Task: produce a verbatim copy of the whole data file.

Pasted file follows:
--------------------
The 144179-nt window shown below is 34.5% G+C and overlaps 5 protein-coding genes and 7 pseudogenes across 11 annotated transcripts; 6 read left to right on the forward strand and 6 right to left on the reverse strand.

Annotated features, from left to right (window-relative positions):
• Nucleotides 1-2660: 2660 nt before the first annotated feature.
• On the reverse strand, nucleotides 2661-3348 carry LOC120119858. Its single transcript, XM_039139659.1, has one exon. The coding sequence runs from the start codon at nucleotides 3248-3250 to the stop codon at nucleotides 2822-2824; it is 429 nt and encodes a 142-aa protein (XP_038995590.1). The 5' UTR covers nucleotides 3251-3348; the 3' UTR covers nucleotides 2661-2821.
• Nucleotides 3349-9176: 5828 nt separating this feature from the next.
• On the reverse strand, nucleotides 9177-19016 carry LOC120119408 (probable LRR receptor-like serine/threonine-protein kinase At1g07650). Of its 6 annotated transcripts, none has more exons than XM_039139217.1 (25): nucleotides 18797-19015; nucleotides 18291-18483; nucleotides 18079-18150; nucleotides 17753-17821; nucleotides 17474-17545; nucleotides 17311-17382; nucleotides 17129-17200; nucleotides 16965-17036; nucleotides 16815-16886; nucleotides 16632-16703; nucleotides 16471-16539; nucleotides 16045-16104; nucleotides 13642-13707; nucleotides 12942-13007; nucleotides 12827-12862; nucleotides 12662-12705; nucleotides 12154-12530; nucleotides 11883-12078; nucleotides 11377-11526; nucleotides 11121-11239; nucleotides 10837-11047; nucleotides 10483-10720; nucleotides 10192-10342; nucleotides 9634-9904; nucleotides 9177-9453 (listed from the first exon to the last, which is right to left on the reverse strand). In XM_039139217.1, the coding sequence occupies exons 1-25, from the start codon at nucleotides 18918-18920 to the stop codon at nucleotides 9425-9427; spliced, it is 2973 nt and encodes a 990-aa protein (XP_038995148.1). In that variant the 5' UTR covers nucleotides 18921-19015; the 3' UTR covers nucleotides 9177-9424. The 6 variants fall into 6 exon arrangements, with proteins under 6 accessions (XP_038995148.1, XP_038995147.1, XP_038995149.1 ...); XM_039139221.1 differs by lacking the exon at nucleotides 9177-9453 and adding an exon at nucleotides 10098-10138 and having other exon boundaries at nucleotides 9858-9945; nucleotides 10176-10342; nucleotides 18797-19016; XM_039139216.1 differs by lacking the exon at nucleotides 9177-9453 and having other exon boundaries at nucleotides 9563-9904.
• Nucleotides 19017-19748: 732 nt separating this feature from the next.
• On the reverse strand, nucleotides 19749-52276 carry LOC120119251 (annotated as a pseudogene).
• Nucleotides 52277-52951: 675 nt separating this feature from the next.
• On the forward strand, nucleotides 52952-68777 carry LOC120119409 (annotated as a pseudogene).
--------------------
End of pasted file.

The 144179-nt window shown below is 34.5% G+C and overlaps 5 protein-coding genes and 7 pseudogenes across 11 annotated transcripts; 6 read left to right on the forward strand and 6 right to left on the reverse strand.

Annotated features, from left to right (window-relative positions):
• Nucleotides 1-2660: 2660 nt before the first annotated feature.
• On the reverse strand, nucleotides 2661-3348 carry LOC120119858. Its single transcript, XM_039139659.1, has one exon. The coding sequence runs from the start codon at nucleotides 3248-3250 to the stop codon at nucleotides 2822-2824; it is 429 nt and encodes a 142-aa protein (XP_038995590.1). The 5' UTR covers nucleotides 3251-3348; the 3' UTR covers nucleotides 2661-2821.
• Nucleotides 3349-9176: 5828 nt separating this feature from the next.
• On the reverse strand, nucleotides 9177-19016 carry LOC120119408 (probable LRR receptor-like serine/threonine-protein kinase At1g07650). Of its 6 annotated transcripts, none has more exons than XM_039139217.1 (25): nucleotides 18797-19015; nucleotides 18291-18483; nucleotides 18079-18150; nucleotides 17753-17821; nucleotides 17474-17545; nucleotides 17311-17382; nucleotides 17129-17200; nucleotides 16965-17036; nucleotides 16815-16886; nucleotides 16632-16703; nucleotides 16471-16539; nucleotides 16045-16104; nucleotides 13642-13707; nucleotides 12942-13007; nucleotides 12827-12862; nucleotides 12662-12705; nucleotides 12154-12530; nucleotides 11883-12078; nucleotides 11377-11526; nucleotides 11121-11239; nucleotides 10837-11047; nucleotides 10483-10720; nucleotides 10192-10342; nucleotides 9634-9904; nucleotides 9177-9453 (listed from the first exon to the last, which is right to left on the reverse strand). In XM_039139217.1, the coding sequence occupies exons 1-25, from the start codon at nucleotides 18918-18920 to the stop codon at nucleotides 9425-9427; spliced, it is 2973 nt and encodes a 990-aa protein (XP_038995148.1). In that variant the 5' UTR covers nucleotides 18921-19015; the 3' UTR covers nucleotides 9177-9424. The 6 variants fall into 6 exon arrangements, with proteins under 6 accessions (XP_038995148.1, XP_038995147.1, XP_038995149.1 ...); XM_039139221.1 differs by lacking the exon at nucleotides 9177-9453 and adding an exon at nucleotides 10098-10138 and having other exon boundaries at nucleotides 9858-9945; nucleotides 10176-10342; nucleotides 18797-19016; XM_039139216.1 differs by lacking the exon at nucleotides 9177-9453 and having other exon boundaries at nucleotides 9563-9904.
• Nucleotides 19017-19748: 732 nt separating this feature from the next.
• On the reverse strand, nucleotides 19749-52276 carry LOC120119251 (annotated as a pseudogene).
• Nucleotides 52277-52951: 675 nt separating this feature from the next.
• On the forward strand, nucleotides 52952-68777 carry LOC120119409 (annotated as a pseudogene).